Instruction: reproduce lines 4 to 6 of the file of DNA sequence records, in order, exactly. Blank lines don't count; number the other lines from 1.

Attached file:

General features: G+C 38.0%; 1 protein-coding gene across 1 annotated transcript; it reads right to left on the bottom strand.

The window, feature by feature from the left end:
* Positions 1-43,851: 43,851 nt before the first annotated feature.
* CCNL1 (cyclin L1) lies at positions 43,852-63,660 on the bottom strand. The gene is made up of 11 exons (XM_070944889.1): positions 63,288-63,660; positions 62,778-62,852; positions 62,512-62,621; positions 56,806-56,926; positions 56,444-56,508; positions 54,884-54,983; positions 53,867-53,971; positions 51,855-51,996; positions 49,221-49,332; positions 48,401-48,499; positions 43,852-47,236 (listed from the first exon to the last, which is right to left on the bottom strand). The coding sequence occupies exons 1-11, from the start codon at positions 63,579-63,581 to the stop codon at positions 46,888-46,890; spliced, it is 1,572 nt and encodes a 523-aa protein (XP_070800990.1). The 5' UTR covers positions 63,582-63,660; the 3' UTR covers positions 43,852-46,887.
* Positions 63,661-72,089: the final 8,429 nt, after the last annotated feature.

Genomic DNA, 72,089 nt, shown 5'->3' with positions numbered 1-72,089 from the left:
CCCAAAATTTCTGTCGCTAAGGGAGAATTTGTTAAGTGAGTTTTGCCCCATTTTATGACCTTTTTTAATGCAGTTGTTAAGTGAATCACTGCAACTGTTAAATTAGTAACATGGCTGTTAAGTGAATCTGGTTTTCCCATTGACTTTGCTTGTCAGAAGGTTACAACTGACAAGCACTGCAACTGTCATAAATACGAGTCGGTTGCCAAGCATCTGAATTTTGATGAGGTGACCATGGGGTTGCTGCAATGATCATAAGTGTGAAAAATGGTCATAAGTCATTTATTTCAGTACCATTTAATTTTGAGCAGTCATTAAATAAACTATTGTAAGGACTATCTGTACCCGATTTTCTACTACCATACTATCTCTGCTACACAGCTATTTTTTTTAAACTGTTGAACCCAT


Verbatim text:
* CCNL1 (cyclin L1) lies at positions 43,852-63,660 on the bottom strand. The gene is made up of 11 exons (XM_070944889.1): positions 63,288-63,660; positions 62,778-62,852; positions 62,512-62,621; positions 56,806-56,926; positions 56,444-56,508; positions 54,884-54,983; positions 53,867-53,971; positions 51,855-51,996; positions 49,221-49,332; positions 48,401-48,499; positions 43,852-47,236 (listed from the first exon to the last, which is right to left on the bottom strand). The coding sequence occupies exons 1-11, from the start codon at positions 63,579-63,581 to the stop codon at positions 46,888-46,890; spliced, it is 1,572 nt and encodes a 523-aa protein (XP_070800990.1). The 5' UTR covers positions 63,582-63,660; the 3' UTR covers positions 43,852-46,887.
* Positions 63,661-72,089: the final 8,429 nt, after the last annotated feature.

Genomic DNA, 72,089 nt, shown 5'->3' with positions numbered 1-72,089 from the left: